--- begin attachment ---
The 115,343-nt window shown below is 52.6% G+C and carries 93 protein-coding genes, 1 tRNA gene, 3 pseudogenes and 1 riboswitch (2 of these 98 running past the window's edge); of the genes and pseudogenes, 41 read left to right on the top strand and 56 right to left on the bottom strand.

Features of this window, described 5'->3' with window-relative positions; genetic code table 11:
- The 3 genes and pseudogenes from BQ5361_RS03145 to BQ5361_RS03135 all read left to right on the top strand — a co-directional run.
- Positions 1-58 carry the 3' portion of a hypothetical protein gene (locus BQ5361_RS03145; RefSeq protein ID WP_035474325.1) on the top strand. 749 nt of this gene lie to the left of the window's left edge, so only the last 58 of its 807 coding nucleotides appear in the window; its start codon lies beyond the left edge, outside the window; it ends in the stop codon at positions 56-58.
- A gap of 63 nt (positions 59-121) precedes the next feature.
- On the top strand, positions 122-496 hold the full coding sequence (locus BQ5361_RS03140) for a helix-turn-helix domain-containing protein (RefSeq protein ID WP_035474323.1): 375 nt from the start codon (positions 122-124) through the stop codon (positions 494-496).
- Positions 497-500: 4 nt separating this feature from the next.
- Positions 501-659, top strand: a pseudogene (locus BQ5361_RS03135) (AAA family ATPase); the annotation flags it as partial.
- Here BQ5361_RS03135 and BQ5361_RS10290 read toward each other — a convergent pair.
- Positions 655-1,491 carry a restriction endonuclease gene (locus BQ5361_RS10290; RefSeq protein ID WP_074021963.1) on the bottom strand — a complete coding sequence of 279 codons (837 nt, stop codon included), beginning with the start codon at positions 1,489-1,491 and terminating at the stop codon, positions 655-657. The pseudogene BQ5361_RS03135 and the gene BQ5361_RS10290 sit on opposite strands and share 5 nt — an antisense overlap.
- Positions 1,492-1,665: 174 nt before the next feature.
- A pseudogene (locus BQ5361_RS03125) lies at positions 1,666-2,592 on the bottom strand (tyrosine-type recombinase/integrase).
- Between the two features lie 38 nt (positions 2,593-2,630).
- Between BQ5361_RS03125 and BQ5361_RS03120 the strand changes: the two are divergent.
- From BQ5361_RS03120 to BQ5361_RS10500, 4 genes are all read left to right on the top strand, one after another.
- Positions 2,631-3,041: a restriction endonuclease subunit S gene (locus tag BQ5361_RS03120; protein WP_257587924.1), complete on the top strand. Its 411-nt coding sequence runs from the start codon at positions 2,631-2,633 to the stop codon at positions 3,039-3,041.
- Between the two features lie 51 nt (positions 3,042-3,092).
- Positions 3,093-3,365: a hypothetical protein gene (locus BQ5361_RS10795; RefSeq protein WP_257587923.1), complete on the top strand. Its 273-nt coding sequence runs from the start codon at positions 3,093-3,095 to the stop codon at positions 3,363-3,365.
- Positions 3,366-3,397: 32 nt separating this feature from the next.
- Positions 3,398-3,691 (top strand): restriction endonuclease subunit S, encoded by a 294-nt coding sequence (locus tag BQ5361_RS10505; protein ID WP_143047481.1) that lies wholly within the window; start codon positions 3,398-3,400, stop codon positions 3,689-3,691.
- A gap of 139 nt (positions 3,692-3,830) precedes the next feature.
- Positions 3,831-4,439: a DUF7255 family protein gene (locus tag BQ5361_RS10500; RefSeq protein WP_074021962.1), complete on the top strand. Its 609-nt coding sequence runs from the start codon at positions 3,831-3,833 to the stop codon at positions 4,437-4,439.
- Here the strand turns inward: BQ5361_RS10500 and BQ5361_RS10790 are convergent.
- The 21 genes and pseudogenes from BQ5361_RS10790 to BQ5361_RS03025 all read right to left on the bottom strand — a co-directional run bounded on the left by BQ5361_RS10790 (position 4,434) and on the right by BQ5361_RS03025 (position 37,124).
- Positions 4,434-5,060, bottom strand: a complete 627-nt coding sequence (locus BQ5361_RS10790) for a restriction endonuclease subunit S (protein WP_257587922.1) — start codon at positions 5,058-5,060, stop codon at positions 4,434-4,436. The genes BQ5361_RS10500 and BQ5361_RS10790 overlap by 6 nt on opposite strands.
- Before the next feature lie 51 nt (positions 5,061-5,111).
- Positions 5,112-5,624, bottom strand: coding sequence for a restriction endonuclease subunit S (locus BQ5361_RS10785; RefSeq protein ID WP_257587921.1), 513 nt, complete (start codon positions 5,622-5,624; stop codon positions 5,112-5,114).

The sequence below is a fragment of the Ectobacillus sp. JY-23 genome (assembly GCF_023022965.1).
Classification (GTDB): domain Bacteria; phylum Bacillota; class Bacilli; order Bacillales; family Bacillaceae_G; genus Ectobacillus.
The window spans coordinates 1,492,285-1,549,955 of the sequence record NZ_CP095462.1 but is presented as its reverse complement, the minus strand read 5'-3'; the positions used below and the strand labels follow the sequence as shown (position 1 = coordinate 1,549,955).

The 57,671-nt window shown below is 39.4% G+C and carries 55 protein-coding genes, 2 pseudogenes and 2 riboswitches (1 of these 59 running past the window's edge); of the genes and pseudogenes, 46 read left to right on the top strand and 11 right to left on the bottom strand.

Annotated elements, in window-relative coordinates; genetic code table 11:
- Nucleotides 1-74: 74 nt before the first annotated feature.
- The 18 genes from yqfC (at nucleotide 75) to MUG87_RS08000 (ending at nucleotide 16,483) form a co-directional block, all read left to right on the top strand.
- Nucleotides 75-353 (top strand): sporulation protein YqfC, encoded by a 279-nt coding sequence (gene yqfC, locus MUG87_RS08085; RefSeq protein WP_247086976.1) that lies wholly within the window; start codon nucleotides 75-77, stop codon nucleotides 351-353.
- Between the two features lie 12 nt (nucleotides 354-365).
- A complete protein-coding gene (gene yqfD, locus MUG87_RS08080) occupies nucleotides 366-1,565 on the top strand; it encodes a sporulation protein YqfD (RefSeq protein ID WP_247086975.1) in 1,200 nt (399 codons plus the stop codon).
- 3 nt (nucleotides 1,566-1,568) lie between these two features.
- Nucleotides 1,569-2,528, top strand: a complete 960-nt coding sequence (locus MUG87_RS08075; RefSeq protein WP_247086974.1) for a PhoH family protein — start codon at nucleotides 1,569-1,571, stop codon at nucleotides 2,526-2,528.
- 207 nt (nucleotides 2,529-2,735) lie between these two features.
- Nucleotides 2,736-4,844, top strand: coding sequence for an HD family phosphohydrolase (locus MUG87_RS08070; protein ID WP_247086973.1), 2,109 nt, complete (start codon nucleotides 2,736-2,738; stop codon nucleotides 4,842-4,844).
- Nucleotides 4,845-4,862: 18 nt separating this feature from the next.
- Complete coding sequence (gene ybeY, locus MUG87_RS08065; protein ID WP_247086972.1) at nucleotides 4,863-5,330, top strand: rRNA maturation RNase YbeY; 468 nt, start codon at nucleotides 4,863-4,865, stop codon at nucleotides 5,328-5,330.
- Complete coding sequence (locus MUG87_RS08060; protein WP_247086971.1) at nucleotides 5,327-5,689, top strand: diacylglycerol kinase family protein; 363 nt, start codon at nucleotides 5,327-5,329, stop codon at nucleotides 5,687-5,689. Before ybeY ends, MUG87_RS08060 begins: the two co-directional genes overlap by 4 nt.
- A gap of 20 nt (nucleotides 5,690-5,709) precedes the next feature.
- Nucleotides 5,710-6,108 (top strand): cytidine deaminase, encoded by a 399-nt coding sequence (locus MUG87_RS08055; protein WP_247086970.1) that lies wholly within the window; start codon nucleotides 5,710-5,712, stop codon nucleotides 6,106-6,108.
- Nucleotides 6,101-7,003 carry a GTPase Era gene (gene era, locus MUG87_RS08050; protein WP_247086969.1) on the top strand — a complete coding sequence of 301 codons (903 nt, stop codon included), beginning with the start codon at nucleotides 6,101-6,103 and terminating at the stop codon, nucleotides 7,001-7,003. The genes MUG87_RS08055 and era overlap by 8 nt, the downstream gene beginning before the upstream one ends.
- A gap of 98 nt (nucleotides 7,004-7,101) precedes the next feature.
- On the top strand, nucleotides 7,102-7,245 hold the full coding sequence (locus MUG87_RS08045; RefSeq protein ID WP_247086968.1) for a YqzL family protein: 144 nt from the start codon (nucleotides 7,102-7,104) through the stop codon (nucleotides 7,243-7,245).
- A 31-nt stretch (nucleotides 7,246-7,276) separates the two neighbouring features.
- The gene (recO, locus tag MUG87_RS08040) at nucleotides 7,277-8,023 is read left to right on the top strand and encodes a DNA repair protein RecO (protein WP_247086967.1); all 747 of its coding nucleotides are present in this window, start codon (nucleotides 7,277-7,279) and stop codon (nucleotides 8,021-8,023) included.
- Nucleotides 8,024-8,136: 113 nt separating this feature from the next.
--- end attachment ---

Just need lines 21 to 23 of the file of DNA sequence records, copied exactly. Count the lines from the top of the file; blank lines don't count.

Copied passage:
- A gap of 139 nt (positions 3,692-3,830) precedes the next feature.
- Positions 3,831-4,439: a DUF7255 family protein gene (locus tag BQ5361_RS10500; RefSeq protein WP_074021962.1), complete on the top strand. Its 609-nt coding sequence runs from the start codon at positions 3,831-3,833 to the stop codon at positions 4,437-4,439.
- Here the strand turns inward: BQ5361_RS10500 and BQ5361_RS10790 are convergent.